The most critical part of the essay-writing process actually happens before you write your first word. When you flip to the essay question, make sure you read it as carefully as you can, noting the difference between words such as `contrast` and `analyze` and highlighting any details which the professor specifically instructs you to include. It`s not uncommon for excellent essays to receive low marks because the student answered a question other than the one that was asked.
While these kinds of questions may seem scary, there are plenty of ways to make them easy for yourself. Read on for tips about how to prepare in advance of the exam and how to approach timed essays before, during, and after the writing process.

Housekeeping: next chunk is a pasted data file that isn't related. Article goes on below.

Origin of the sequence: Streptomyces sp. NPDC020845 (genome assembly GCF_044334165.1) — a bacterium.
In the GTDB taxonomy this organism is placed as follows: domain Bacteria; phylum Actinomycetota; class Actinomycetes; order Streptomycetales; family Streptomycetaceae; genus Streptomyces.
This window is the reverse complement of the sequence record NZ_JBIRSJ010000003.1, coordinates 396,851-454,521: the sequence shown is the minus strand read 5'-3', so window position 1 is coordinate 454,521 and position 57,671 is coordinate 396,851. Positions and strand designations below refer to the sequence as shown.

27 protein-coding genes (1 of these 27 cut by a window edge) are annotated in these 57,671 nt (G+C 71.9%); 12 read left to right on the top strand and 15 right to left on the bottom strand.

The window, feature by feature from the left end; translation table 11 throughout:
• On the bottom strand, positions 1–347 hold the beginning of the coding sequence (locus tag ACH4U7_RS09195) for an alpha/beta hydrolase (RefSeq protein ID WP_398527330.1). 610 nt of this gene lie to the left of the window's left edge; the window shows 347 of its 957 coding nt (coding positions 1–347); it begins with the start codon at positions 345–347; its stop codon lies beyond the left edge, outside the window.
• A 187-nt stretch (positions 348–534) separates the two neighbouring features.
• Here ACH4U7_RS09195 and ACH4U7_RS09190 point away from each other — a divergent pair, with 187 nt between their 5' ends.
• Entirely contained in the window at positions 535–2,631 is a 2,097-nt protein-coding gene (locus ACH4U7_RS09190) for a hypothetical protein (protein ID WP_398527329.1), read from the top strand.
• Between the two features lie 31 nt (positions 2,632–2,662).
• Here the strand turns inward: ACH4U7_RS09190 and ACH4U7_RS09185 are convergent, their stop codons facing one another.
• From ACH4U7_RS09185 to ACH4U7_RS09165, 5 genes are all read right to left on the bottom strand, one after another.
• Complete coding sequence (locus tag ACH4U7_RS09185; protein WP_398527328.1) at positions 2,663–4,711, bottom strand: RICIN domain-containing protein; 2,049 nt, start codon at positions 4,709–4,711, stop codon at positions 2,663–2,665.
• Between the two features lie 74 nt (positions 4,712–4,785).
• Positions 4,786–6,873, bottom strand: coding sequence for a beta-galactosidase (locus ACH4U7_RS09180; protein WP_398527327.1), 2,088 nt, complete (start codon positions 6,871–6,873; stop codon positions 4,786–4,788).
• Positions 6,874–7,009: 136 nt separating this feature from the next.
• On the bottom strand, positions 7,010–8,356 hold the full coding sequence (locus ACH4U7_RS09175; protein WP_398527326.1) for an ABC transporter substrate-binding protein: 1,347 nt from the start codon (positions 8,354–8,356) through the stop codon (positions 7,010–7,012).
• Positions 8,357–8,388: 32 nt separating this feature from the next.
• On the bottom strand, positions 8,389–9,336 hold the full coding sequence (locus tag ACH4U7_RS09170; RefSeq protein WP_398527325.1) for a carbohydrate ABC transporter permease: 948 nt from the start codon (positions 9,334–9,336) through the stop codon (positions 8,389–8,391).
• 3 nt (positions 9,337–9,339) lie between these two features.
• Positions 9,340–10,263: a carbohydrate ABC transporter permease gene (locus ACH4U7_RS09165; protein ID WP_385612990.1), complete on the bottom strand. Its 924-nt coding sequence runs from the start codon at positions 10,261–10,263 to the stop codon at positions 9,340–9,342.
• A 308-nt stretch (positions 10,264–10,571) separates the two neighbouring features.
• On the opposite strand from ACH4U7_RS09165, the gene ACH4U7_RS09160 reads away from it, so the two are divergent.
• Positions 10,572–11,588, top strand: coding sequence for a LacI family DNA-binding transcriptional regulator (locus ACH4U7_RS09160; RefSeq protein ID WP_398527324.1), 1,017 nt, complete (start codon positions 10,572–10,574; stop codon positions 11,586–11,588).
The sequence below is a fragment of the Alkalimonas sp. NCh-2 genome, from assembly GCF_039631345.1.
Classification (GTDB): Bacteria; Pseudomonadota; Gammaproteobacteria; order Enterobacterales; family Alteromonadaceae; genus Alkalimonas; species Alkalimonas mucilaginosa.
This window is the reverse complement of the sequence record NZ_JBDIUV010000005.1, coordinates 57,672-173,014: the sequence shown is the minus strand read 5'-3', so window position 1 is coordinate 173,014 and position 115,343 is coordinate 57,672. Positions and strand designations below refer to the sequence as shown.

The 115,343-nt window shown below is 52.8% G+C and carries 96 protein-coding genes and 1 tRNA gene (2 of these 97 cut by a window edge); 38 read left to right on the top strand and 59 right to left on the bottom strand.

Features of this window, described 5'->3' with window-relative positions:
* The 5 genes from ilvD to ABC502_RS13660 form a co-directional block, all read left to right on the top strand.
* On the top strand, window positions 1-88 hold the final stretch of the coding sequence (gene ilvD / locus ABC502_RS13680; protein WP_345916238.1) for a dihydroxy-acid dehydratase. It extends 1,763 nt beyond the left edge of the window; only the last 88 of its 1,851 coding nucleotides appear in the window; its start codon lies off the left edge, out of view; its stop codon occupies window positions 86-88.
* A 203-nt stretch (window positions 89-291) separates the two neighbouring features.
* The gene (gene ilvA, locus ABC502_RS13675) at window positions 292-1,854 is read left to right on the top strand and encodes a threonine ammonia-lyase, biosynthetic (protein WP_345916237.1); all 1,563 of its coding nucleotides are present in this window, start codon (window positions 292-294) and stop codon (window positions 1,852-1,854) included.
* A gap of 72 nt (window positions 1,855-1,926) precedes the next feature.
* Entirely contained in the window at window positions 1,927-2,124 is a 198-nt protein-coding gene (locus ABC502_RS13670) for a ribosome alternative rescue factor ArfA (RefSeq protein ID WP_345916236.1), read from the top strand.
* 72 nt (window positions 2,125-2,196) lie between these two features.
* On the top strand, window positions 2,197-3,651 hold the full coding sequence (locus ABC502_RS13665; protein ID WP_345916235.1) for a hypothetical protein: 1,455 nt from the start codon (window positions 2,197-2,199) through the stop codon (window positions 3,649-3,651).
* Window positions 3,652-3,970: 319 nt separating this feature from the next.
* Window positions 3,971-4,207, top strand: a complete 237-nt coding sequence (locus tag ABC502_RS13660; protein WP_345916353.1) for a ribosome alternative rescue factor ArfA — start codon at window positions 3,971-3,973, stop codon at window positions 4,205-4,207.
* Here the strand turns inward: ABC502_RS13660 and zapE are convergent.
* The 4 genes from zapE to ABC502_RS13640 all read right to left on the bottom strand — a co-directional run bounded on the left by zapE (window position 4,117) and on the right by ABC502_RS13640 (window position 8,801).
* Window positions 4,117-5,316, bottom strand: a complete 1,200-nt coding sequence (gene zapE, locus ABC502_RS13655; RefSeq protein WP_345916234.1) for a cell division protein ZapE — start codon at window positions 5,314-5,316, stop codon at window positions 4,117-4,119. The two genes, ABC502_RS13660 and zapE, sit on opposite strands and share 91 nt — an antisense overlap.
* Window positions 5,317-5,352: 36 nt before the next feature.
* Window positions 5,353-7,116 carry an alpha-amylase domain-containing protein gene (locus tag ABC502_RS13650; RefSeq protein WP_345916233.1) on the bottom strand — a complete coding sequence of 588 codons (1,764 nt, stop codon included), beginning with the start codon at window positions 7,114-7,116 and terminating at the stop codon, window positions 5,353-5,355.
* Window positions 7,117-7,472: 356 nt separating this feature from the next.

You should formulate your thesis statement—the central argument you`re going to make. The thesis statement provides focus and signals your position on the topic. It is usually one or two sentences long.
Become familiar with the course content. If the professor hasn`t told you in advance what a timed essay prompt will be, it can be intimidating to think that you will have to write about a subject you`ve never seen before.
Create an outline: Map out the rough structure of your essay in an outline. This makes it easier to start writing and keeps you on track as you go.
However, it`s important to keep in mind that your professor understands the circumstances under which the essay was written. They`re fully aware of the time pressure you were dealing with, and they will judge your work far differently than they would judge a typical essay with a deadline set weeks after the assignment date.